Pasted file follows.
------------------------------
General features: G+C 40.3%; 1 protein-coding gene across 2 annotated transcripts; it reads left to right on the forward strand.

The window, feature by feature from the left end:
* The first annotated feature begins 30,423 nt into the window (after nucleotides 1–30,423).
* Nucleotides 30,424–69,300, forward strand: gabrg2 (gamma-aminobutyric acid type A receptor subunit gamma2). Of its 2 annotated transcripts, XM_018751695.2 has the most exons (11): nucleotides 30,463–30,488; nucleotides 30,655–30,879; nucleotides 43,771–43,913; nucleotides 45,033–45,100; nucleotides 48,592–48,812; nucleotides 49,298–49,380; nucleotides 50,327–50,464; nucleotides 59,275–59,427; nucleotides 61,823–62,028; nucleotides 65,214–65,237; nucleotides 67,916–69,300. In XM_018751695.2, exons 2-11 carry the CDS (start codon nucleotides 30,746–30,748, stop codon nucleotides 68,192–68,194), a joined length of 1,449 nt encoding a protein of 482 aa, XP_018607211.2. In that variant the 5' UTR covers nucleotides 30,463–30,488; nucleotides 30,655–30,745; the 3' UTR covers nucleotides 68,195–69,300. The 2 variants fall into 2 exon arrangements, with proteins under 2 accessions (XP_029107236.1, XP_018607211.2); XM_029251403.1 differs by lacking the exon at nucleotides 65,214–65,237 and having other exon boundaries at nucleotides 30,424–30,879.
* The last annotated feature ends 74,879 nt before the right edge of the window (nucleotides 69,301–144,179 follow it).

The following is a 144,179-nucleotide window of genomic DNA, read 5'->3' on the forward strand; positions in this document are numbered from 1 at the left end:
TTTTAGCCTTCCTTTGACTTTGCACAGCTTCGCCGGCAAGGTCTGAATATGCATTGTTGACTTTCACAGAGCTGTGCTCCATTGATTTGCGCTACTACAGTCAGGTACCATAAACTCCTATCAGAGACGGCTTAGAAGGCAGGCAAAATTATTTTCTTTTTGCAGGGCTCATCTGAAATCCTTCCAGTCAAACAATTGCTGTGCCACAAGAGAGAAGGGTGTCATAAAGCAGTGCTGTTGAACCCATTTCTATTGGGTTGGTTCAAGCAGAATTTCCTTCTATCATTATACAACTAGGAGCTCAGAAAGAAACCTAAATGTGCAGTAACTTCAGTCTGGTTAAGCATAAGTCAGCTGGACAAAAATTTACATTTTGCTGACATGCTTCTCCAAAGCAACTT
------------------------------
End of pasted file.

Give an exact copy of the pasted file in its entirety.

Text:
General features: G+C 40.3%; 1 protein-coding gene across 2 annotated transcripts; it reads left to right on the forward strand.

The window, feature by feature from the left end:
* The first annotated feature begins 30,423 nt into the window (after nucleotides 1–30,423).
* Nucleotides 30,424–69,300, forward strand: gabrg2 (gamma-aminobutyric acid type A receptor subunit gamma2). Of its 2 annotated transcripts, XM_018751695.2 has the most exons (11): nucleotides 30,463–30,488; nucleotides 30,655–30,879; nucleotides 43,771–43,913; nucleotides 45,033–45,100; nucleotides 48,592–48,812; nucleotides 49,298–49,380; nucleotides 50,327–50,464; nucleotides 59,275–59,427; nucleotides 61,823–62,028; nucleotides 65,214–65,237; nucleotides 67,916–69,300. In XM_018751695.2, exons 2-11 carry the CDS (start codon nucleotides 30,746–30,748, stop codon nucleotides 68,192–68,194), a joined length of 1,449 nt encoding a protein of 482 aa, XP_018607211.2. In that variant the 5' UTR covers nucleotides 30,463–30,488; nucleotides 30,655–30,745; the 3' UTR covers nucleotides 68,195–69,300. The 2 variants fall into 2 exon arrangements, with proteins under 2 accessions (XP_029107236.1, XP_018607211.2); XM_029251403.1 differs by lacking the exon at nucleotides 65,214–65,237 and having other exon boundaries at nucleotides 30,424–30,879.
* The last annotated feature ends 74,879 nt before the right edge of the window (nucleotides 69,301–144,179 follow it).

The following is a 144,179-nucleotide window of genomic DNA, read 5'->3' on the forward strand; positions in this document are numbered from 1 at the left end:
TTTTAGCCTTCCTTTGACTTTGCACAGCTTCGCCGGCAAGGTCTGAATATGCATTGTTGACTTTCACAGAGCTGTGCTCCATTGATTTGCGCTACTACAGTCAGGTACCATAAACTCCTATCAGAGACGGCTTAGAAGGCAGGCAAAATTATTTTCTTTTTGCAGGGCTCATCTGAAATCCTTCCAGTCAAACAATTGCTGTGCCACAAGAGAGAAGGGTGTCATAAAGCAGTGCTGTTGAACCCATTTCTATTGGGTTGGTTCAAGCAGAATTTCCTTCTATCATTATACAACTAGGAGCTCAGAAAGAAACCTAAATGTGCAGTAACTTCAGTCTGGTTAAGCATAAGTCAGCTGGACAAAAATTTACATTTTGCTGACATGCTTCTCCAAAGCAACTT